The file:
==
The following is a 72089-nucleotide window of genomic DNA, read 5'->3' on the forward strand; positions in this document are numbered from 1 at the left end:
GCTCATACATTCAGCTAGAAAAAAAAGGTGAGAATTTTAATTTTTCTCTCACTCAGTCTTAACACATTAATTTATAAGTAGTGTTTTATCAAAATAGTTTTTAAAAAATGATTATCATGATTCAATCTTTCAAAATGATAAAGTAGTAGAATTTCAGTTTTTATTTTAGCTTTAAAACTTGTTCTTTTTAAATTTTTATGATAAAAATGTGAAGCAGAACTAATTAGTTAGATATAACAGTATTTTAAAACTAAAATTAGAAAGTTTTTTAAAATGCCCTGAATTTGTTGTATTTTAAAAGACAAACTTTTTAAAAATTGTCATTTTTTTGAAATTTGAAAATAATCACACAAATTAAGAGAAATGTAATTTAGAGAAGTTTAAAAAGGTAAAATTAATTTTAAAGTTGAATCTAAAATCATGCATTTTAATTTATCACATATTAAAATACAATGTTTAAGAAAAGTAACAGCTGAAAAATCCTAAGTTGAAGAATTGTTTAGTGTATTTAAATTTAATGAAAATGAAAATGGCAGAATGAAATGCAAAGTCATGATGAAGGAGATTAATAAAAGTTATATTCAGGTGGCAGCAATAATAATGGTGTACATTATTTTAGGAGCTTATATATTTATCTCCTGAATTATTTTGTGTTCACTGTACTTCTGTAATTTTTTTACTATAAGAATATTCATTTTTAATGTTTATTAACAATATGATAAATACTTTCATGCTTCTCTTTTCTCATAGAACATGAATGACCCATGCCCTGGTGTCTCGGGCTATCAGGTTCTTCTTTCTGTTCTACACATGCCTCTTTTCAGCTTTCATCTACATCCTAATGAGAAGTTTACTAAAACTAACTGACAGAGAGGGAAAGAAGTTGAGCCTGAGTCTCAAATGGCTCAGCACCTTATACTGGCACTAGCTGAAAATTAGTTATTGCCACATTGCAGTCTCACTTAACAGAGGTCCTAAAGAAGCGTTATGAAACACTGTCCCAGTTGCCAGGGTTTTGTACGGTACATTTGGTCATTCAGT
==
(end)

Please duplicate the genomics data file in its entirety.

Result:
The following is a 72089-nucleotide window of genomic DNA, read 5'->3' on the forward strand; positions in this document are numbered from 1 at the left end:
GCTCATACATTCAGCTAGAAAAAAAAGGTGAGAATTTTAATTTTTCTCTCACTCAGTCTTAACACATTAATTTATAAGTAGTGTTTTATCAAAATAGTTTTTAAAAAATGATTATCATGATTCAATCTTTCAAAATGATAAAGTAGTAGAATTTCAGTTTTTATTTTAGCTTTAAAACTTGTTCTTTTTAAATTTTTATGATAAAAATGTGAAGCAGAACTAATTAGTTAGATATAACAGTATTTTAAAACTAAAATTAGAAAGTTTTTTAAAATGCCCTGAATTTGTTGTATTTTAAAAGACAAACTTTTTAAAAATTGTCATTTTTTTGAAATTTGAAAATAATCACACAAATTAAGAGAAATGTAATTTAGAGAAGTTTAAAAAGGTAAAATTAATTTTAAAGTTGAATCTAAAATCATGCATTTTAATTTATCACATATTAAAATACAATGTTTAAGAAAAGTAACAGCTGAAAAATCCTAAGTTGAAGAATTGTTTAGTGTATTTAAATTTAATGAAAATGAAAATGGCAGAATGAAATGCAAAGTCATGATGAAGGAGATTAATAAAAGTTATATTCAGGTGGCAGCAATAATAATGGTGTACATTATTTTAGGAGCTTATATATTTATCTCCTGAATTATTTTGTGTTCACTGTACTTCTGTAATTTTTTTACTATAAGAATATTCATTTTTAATGTTTATTAACAATATGATAAATACTTTCATGCTTCTCTTTTCTCATAGAACATGAATGACCCATGCCCTGGTGTCTCGGGCTATCAGGTTCTTCTTTCTGTTCTACACATGCCTCTTTTCAGCTTTCATCTACATCCTAATGAGAAGTTTACTAAAACTAACTGACAGAGAGGGAAAGAAGTTGAGCCTGAGTCTCAAATGGCTCAGCACCTTATACTGGCACTAGCTGAAAATTAGTTATTGCCACATTGCAGTCTCACTTAACAGAGGTCCTAAAGAAGCGTTATGAAACACTGTCCCAGTTGCCAGGGTTTTGTACGGTACATTTGGTCATTCAGT